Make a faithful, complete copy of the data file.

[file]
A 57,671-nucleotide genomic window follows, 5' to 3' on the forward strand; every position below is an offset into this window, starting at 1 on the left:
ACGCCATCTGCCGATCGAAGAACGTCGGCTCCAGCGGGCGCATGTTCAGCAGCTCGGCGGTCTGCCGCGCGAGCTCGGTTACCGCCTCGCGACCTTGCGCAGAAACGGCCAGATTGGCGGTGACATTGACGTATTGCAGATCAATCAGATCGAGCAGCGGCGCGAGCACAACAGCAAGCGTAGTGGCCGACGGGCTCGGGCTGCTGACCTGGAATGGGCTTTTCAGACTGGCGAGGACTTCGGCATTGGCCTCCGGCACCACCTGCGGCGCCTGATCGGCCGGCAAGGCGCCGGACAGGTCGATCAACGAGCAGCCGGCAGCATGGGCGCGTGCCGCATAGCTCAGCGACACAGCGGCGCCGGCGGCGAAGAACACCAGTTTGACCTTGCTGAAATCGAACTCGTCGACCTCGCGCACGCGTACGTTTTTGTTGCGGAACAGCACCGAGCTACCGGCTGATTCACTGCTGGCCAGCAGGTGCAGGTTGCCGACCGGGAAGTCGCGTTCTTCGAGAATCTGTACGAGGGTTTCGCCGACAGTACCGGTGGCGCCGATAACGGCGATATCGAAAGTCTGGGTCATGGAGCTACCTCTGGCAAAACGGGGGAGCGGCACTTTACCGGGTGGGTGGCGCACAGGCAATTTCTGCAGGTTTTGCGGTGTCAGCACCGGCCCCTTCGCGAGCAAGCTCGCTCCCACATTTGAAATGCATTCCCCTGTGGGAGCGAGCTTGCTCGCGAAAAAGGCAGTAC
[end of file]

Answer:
A 57,671-nucleotide genomic window follows, 5' to 3' on the forward strand; every position below is an offset into this window, starting at 1 on the left:
ACGCCATCTGCCGATCGAAGAACGTCGGCTCCAGCGGGCGCATGTTCAGCAGCTCGGCGGTCTGCCGCGCGAGCTCGGTTACCGCCTCGCGACCTTGCGCAGAAACGGCCAGATTGGCGGTGACATTGACGTATTGCAGATCAATCAGATCGAGCAGCGGCGCGAGCACAACAGCAAGCGTAGTGGCCGACGGGCTCGGGCTGCTGACCTGGAATGGGCTTTTCAGACTGGCGAGGACTTCGGCATTGGCCTCCGGCACCACCTGCGGCGCCTGATCGGCCGGCAAGGCGCCGGACAGGTCGATCAACGAGCAGCCGGCAGCATGGGCGCGTGCCGCATAGCTCAGCGACACAGCGGCGCCGGCGGCGAAGAACACCAGTTTGACCTTGCTGAAATCGAACTCGTCGACCTCGCGCACGCGTACGTTTTTGTTGCGGAACAGCACCGAGCTACCGGCTGATTCACTGCTGGCCAGCAGGTGCAGGTTGCCGACCGGGAAGTCGCGTTCTTCGAGAATCTGTACGAGGGTTTCGCCGACAGTACCGGTGGCGCCGATAACGGCGATATCGAAAGTCTGGGTCATGGAGCTACCTCTGGCAAAACGGGGGAGCGGCACTTTACCGGGTGGGTGGCGCACAGGCAATTTCTGCAGGTTTTGCGGTGTCAGCACCGGCCCCTTCGCGAGCAAGCTCGCTCCCACATTTGAAATGCATTCCCCTGTGGGAGCGAGCTTGCTCGCGAAAAAGGCAGTAC